2006
On November 7, 2006, Melvin L. Watt won re-election to the United States House. He defeated Ada M. Fisher (R) in the general election.[7]

U.S. House, North Carolina District 12 General Election, 2006
Party Candidate Vote % Votes
     Democratic Green check mark transparent.pngMelvin L. Watt incumbent 67% 71,345
     Republican Ada M. Fisher 33% 35,127
Total Votes 106,472

2004
On November 2, 2004, Melvin L. Watt won re-election to the United States House. He defeated Ada M. Fisher (R) in the general election.[8]

U.S. House, North Carolina District 12 General Election, 2004
Party Candidate Vote % Votes
     Democratic Green check mark transparent.pngMelvin L. Watt incumbent 66.8% 154,908
     Republican Ada M. Fisher 33.2% 76,898
Total Votes 231,806

2002
On November 5, 2002, Melvin L. Watt won re-election to the United States House. He defeated Jeff Kish (R) and Carey Head (Libertarian) in the general election.[9]

U.S. House, North Carolina District 12 General Election, 2002
Party Candidate Vote % Votes
     Democratic Green check mark transparent.pngMelvin L. Watt incumbent 65.3% 98,821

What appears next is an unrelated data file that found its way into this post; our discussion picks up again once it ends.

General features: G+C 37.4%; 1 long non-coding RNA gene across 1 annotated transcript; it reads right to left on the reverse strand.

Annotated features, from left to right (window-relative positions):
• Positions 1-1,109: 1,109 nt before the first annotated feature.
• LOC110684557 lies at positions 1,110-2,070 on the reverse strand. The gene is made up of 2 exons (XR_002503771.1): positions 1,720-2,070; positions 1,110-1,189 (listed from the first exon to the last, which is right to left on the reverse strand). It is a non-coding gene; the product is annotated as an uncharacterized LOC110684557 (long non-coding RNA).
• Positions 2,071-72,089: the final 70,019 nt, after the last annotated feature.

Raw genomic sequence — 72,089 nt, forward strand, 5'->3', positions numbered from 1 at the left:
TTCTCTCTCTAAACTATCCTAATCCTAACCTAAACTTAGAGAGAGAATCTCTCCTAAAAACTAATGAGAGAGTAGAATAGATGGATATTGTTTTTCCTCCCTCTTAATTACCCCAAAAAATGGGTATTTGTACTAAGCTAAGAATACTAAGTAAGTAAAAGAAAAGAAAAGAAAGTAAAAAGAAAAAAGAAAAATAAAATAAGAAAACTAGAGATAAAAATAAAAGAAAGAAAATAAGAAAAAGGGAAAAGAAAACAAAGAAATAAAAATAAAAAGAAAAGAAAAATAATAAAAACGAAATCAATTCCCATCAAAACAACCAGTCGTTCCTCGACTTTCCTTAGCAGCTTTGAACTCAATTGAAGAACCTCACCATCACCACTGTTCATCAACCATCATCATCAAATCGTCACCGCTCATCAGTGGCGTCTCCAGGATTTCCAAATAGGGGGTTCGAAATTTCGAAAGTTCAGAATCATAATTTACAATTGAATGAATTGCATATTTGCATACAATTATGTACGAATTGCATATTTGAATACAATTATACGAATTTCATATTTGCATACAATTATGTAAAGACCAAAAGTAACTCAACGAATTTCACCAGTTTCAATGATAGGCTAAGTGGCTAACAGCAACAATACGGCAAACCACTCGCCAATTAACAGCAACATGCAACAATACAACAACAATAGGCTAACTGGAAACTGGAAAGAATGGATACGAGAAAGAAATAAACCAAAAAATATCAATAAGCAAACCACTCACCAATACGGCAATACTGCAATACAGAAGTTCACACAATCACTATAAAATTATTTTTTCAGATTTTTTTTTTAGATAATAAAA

Republican Jeff Kish 32.8% 49,588
     Libertarian Carey Head 1.9% 2,830
Total Votes 151,239

2000
On November 7, 2000, Melvin L. Watt won re-election to the United States House. He defeated Chad Mitchell (R) and Anna Lyon (Libertarian) in the general election.[10]

U.S. House, North Carolina District 12 General Election, 2000
Party Candidate Vote % Votes
     Democratic Green check mark transparent.pngMelvin L. Watt incumbent 64.8% 135,570
     Republican Chad Mitchell 33.3% 69,596
     Libertarian Anna Lyon 1.9% 3,978
Total Votes 209,144

Redistricting

2010-2011

This is the 12th Congressional District of North Carolina after the 2001 redistricting process.
See also: Redistricting in North Carolina

In 2011, the North Carolina State Legislature re-drew the congressional districts based on updated population information from the 2010 census.

On March 30, 2012, the 12th District was included in a list released by the National Journal of the top ten most contorted congressional districts, as a result of redistricting.[2]

See also

External links

References